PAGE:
5 Steps to Becoming a Collaborative Social Business
How important is social business to your organization?
When asked this question by MIT Sloan Management Review and Deloitte, more than 70% of executives in the professional services industry said social business was important or somewhat important to their organization today.
Each year, we learn of more and more companies around the world that are transforming their organizations and creating value through the use of social networks, software, and media that enable connections between people and information – or, what is more commonly known as social business.
But as this trend continues to grow, major challenges are emerging. In addition to the absence of a strong business case and too many competing priorities, the lack of an overall social business strategy was among the top barriers identified by social business executives in the Moving Beyond Marketing survey.
Currently, there is an overwhelming number of social business best practices, tools, and processes available online – a quick Google search of the phrase yields more than 1 billion results. However, before this complex organizational change can take effect within your company, you must first develop a clear strategy to guide the process.
As you explore the opportunities of this global trend, use these steps to make the social business path easier to travel:
1. Learn the terminology.
The phrases social technology, social media, and social network are often used interchangeably. However contrary to popular misconception, they do not mean the same thing. Begin your process with a clear understanding of the different terms:
Social technologies are the tools and systems that connect people and information, regardless of time and location.
Social media are those places where people come together in a digital environment to create and share information.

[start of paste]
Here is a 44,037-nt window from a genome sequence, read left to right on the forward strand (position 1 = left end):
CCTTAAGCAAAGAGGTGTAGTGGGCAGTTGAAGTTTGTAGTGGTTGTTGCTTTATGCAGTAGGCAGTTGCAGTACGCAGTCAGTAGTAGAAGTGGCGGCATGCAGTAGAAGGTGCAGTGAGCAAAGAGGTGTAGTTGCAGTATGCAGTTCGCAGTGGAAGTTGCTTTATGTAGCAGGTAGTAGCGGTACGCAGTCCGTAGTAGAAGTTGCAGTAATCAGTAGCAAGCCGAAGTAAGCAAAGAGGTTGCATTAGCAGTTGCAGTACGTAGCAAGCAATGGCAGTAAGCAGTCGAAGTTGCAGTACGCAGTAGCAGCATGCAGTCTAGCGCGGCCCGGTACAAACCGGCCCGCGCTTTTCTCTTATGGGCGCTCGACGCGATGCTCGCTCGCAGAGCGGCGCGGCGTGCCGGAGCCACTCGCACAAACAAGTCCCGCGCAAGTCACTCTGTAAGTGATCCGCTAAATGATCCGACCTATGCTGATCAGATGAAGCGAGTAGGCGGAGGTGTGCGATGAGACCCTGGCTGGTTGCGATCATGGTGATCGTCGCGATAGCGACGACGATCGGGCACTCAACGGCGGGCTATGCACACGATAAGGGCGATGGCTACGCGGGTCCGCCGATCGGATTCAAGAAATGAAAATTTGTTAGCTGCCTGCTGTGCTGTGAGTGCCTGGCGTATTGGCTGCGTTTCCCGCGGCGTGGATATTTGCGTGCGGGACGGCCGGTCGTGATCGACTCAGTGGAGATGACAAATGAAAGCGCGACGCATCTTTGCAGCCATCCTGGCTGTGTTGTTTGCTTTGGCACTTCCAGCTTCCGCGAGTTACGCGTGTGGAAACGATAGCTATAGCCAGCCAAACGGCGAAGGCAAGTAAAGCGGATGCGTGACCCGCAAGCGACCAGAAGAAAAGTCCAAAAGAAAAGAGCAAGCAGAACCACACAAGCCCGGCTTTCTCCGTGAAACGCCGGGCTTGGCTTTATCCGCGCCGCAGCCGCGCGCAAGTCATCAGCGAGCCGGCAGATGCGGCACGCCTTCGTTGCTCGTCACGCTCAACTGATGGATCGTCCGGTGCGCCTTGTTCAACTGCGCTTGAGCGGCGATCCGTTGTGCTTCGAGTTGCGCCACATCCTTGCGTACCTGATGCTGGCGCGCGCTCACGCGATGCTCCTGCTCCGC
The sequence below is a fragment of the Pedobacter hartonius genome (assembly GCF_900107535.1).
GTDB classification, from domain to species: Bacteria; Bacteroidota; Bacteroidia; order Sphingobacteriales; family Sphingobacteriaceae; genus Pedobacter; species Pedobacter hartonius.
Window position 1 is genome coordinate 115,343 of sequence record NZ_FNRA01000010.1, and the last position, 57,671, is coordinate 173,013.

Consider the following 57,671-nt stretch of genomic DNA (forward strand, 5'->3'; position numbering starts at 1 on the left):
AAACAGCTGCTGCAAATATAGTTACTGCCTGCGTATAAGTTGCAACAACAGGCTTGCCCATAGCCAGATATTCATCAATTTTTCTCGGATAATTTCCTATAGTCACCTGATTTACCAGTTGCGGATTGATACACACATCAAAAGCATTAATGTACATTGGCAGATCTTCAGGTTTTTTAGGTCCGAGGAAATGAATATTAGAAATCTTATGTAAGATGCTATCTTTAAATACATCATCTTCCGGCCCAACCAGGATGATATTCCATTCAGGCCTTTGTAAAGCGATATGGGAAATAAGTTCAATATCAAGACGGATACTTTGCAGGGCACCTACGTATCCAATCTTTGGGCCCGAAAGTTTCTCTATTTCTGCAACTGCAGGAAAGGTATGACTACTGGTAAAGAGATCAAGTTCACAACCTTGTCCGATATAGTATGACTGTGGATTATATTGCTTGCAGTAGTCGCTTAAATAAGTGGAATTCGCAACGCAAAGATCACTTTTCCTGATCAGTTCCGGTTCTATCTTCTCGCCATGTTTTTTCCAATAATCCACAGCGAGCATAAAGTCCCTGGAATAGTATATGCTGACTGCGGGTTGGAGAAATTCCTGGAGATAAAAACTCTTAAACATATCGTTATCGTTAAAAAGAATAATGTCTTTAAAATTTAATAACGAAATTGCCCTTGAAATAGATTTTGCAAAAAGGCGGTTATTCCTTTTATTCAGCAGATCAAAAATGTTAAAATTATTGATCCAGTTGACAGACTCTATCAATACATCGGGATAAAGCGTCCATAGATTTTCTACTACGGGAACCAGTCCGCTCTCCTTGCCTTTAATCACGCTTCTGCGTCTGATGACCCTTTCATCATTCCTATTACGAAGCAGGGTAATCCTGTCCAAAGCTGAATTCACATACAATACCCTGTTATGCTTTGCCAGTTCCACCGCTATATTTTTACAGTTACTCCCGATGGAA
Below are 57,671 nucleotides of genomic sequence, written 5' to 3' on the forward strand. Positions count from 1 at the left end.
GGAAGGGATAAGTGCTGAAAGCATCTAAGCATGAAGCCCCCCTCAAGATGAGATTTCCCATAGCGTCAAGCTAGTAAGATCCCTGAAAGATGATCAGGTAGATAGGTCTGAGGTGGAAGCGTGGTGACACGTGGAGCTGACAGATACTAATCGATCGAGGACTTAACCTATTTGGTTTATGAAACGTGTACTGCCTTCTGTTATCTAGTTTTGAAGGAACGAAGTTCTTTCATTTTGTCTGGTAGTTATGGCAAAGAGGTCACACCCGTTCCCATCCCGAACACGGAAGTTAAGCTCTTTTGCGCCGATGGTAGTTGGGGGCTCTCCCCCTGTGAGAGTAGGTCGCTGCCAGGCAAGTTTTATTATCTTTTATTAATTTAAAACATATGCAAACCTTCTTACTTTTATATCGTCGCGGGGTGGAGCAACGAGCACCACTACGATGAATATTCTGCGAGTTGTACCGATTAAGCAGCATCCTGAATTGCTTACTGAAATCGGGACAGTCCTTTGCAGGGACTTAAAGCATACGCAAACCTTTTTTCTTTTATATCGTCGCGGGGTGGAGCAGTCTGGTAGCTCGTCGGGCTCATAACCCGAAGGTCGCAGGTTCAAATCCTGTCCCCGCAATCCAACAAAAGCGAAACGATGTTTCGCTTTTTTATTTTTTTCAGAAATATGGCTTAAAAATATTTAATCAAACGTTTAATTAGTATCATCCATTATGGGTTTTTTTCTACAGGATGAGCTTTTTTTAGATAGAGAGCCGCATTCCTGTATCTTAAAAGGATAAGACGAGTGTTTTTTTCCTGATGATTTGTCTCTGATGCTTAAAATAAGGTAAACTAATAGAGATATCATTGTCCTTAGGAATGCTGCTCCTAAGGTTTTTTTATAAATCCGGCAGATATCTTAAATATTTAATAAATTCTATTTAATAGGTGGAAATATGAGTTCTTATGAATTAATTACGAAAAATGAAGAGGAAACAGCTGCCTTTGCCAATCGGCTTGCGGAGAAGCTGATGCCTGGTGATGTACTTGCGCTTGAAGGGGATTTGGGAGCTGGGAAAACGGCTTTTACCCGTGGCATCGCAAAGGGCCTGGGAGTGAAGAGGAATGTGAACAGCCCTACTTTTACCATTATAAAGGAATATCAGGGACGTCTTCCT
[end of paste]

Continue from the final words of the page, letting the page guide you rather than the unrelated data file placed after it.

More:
Social networks are the accumulation of the people you know, and the people they know, as well as how you all are connected.
By understanding the differences between these terms, it becomes clear that a social business must encompass all three to succeed – first, by activating your networks, then by leveraging media and technologies to foster business value.
2. Establish a clear objective.
Determine what you are trying to accomplish with your social outreach. For example, are you looking to improve informed decision-making by creating seamless working teams that act on real-time information? Efficiently solve organizational challenges using social technologies that allow you to quickly canvas your network for additional input and insight? Or gain knowledge on emerging trends that present new business opportunities? Avoid the need to start big, or have grand plans – focus on specific objectives that recognize the value of working in a digital ecosystem (and how you will measure your success in achieving these objectives).
3. Understand your customer and market.
Determine who makes up your audience. Will your network include employees? Customers? Partners? Or some combination of the three? After you determine whom you are seeking to reach with social, learn about what engages them in this digital economy. What are their likes? Whose tweets are they following? How do they perceive your organization?
4. Identify your influencers.
Look within your organization for the individuals that are digital natives. Who is already active in promoting the organization via connected devices? And how can your organization combine the content these influencers are sharing with the content that your organization is creating?
5. Select and/or develop your technologies.
Identify the social media sites already in existence that can be embraced within your organization. Or better yet, conduct a survey to identify social media sites that your employees are already using for collaboration. Can you leverage blogs, LinkedIn Groups, or Twitter chats? These channels are aimed to encourage commentary, engage your network, and facilitate the sharing of quality content. And for those looking for additional security or features, building an internal social technology may be preferred over using public social media sites.
Over the next two years, Gartner predicts that 50% of large organizations will have internal social tools. However, the research firm also estimates that through 2015, 80% of social business efforts will fail in achieving intended benefits because of poor leadership, an overemphasis of technology, and the lack of a company-wide social business strategy.
To ensure successful implementation of a social business initiative, it is imperative that leadership understands how their people currently work, whom they work with, and what their needs are to improve those processes. Has your organization taken steps towards becoming a social business? If so, what has your initial experience been like?